Introducing Joy Mendes, Customer Service Training Coordinator at Alaska Marine Lines in Seattle.

Name: Joy MendesEveryday Hero Joy Mendes

Company: Alaska Marine Lines

Title: Customer Service Training Coordinator

On the Job Since: 1988

Superpower: Sunny disposition

Hometown: Ann Arbor, MI

Favorite Movie: Grease

Bucket List Destination: Azores Islands, Portugal

For Fun: Baking, Antiquing, Running

How did you start your career in transportation?
I took an office procedures course in high school and my teacher knew I was headed to a job after graduation, not college. With my family situation, college was not an option for me at that time. She got a call from a manager at Pacific Western Barge Lines. They said they were looking for someone and she would put the job lead information with my diploma so I would have it when I picked it up after graduation. I called Pacific Western on a Monday, interviewed and started the next Monday as a receptionist. I was in the barge business two weeks out of high school. Within a couple of months, I moved into billing to fill an opening. (Lynden Executive Vice President) Alex McKallor and I shared an office. Alex was a billing clerk. He would write the freight bills out by hand and I would type them on a 4-carbon copy freight bill.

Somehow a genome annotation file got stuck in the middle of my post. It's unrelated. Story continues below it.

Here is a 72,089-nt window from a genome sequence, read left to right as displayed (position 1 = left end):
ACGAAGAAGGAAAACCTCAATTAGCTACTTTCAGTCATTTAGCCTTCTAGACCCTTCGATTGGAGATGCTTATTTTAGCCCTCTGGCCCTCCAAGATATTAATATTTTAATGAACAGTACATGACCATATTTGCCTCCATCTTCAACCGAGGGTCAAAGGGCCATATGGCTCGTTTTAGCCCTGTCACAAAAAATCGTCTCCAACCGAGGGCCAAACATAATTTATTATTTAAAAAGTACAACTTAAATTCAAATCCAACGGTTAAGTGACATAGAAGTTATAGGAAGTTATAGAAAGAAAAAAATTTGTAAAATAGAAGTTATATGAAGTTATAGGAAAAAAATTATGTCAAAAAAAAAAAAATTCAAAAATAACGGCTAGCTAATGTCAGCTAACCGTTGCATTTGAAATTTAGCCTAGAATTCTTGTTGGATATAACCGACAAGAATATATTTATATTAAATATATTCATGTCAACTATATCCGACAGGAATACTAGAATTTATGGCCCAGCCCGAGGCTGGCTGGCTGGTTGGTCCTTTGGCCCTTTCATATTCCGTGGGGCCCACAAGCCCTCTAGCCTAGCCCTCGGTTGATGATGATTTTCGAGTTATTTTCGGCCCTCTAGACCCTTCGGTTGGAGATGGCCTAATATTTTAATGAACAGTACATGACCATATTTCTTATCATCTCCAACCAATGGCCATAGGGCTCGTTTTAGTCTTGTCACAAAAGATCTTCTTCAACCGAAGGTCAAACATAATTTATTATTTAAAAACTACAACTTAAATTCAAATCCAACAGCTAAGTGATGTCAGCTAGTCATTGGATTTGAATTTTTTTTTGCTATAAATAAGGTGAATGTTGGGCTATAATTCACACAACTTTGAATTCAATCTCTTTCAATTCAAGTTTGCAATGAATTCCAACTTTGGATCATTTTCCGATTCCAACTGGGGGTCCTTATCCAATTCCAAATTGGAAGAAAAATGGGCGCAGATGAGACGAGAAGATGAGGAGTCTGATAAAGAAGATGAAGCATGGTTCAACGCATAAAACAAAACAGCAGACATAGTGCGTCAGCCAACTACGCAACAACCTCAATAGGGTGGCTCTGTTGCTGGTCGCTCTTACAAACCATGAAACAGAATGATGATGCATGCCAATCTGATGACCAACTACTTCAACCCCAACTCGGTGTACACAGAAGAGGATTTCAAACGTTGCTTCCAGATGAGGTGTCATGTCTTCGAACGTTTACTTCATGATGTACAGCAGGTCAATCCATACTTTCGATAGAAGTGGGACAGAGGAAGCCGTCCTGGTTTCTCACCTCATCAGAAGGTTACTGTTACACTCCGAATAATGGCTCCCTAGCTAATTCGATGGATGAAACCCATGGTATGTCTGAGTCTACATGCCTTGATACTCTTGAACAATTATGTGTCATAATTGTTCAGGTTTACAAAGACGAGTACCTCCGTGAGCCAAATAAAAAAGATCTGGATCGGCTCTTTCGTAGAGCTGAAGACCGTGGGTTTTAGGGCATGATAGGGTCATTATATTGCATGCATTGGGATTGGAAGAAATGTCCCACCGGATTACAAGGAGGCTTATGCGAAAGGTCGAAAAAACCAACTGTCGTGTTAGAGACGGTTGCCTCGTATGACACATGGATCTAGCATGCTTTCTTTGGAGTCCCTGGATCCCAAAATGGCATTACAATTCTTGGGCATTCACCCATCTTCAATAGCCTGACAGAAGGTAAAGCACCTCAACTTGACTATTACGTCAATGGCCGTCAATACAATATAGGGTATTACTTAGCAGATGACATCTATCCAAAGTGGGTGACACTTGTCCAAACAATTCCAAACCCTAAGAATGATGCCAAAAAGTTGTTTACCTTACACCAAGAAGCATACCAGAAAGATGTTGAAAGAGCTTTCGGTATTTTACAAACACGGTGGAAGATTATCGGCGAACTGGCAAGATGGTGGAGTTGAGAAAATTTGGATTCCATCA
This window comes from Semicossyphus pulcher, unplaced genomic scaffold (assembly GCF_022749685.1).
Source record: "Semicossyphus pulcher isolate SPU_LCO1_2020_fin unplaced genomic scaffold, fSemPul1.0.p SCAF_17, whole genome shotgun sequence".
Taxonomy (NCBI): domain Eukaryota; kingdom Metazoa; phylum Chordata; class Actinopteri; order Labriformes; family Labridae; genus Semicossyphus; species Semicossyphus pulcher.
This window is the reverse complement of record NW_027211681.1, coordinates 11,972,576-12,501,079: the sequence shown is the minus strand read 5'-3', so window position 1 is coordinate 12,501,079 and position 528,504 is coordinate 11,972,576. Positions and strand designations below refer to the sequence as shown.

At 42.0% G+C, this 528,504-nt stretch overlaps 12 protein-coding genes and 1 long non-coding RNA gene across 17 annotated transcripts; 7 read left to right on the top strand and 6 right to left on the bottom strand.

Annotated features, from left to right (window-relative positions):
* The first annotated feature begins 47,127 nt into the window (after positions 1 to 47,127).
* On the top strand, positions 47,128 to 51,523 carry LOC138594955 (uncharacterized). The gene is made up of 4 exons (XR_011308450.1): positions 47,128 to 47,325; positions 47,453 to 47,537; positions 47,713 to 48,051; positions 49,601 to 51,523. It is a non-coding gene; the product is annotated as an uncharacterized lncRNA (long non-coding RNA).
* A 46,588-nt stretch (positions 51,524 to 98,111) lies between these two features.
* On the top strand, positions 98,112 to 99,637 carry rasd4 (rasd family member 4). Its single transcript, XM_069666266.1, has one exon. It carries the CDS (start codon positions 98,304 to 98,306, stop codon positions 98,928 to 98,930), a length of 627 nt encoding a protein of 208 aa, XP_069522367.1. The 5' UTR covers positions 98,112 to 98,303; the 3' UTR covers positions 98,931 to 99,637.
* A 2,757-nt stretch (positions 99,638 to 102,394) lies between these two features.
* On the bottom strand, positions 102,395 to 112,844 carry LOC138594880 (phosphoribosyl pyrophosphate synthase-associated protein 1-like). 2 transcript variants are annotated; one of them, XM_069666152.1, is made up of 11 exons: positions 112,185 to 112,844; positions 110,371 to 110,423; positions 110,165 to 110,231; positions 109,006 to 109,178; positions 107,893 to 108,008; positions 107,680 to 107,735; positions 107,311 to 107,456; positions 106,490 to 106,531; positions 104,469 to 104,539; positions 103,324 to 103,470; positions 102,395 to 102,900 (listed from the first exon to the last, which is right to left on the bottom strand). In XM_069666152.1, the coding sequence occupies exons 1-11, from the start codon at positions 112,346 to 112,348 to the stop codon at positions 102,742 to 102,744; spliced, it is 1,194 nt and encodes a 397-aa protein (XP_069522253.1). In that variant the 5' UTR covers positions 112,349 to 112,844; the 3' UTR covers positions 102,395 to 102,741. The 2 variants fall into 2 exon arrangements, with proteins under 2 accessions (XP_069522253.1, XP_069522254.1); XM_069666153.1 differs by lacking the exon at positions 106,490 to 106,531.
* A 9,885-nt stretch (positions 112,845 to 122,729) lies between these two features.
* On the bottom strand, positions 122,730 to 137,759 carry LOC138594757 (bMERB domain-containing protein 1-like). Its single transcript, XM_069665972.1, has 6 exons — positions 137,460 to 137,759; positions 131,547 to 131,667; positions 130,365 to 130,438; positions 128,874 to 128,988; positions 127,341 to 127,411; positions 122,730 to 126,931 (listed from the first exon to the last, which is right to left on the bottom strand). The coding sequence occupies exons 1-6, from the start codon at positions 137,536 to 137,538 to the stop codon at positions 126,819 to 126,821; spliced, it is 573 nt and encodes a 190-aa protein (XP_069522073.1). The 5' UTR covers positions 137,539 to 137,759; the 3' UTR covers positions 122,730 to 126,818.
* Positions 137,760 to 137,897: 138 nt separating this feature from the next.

What do you remember most about those early years in the business?
I was working at Pacific Western Lines in Seattle for two years when I met my husband, Daniel Mendes, who worked in the Anchorage office. Jim Warner was the Anchorage manager then and he would often come to Seattle. I got to know him well. He told Dan about me and sent him down to Seattle to teach our crews about the proper handling and shipping of drywall, but also, apparently, to meet me. Jim sent him in to meet me but I was the on the phone and didn't get a chance to talk to him. I was 20. He was 24. The next time I saw Jim he said "I only have one thing to say to you: You should marry Dan Mendes and you should take a trip to Anchorage." I went to Anchorage and took a position there when it opened up. I also ended up marrying Dan! While working in Anchorage I also had the opportunity to become the claims manager and the dispatcher for the company.

What has your career progression been?
Alaska Marine Lines purchased Pacific Western Lines in 1985. Dan and I were the last employees to close the Anchorage office. That's when we first met Jim Jansen. He came up to shut down the facility. Jim was very respectful and kind to us, despite the circumstances. I told Dan that Jim was a person I would definitely work for.